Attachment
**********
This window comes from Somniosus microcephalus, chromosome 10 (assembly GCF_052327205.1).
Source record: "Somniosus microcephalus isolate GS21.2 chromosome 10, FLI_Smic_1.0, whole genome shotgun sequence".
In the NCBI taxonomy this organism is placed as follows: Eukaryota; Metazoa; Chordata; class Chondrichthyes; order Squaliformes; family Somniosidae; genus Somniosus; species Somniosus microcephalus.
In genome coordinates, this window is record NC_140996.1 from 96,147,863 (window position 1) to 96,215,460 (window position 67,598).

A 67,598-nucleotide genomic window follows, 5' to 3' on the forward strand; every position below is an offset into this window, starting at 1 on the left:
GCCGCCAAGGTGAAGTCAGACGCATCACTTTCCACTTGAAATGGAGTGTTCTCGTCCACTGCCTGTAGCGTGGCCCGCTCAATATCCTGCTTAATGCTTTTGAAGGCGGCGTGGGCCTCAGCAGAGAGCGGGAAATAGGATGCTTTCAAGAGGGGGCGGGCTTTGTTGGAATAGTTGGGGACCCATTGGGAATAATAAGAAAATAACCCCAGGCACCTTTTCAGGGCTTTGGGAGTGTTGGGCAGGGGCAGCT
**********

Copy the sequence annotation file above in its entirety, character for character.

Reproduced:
This window comes from Somniosus microcephalus, chromosome 10 (assembly GCF_052327205.1).
Source record: "Somniosus microcephalus isolate GS21.2 chromosome 10, FLI_Smic_1.0, whole genome shotgun sequence".
In the NCBI taxonomy this organism is placed as follows: Eukaryota; Metazoa; Chordata; class Chondrichthyes; order Squaliformes; family Somniosidae; genus Somniosus; species Somniosus microcephalus.
In genome coordinates, this window is record NC_140996.1 from 96,147,863 (window position 1) to 96,215,460 (window position 67,598).

A 67,598-nucleotide genomic window follows, 5' to 3' on the forward strand; every position below is an offset into this window, starting at 1 on the left:
GCCGCCAAGGTGAAGTCAGACGCATCACTTTCCACTTGAAATGGAGTGTTCTCGTCCACTGCCTGTAGCGTGGCCCGCTCAATATCCTGCTTAATGCTTTTGAAGGCGGCGTGGGCCTCAGCAGAGAGCGGGAAATAGGATGCTTTCAAGAGGGGGCGGGCTTTGTTGGAATAGTTGGGGACCCATTGGGAATAATAAGAAAATAACCCCAGGCACCTTTTCAGGGCTTTGGGAGTGTTGGGCAGGGGCAGCT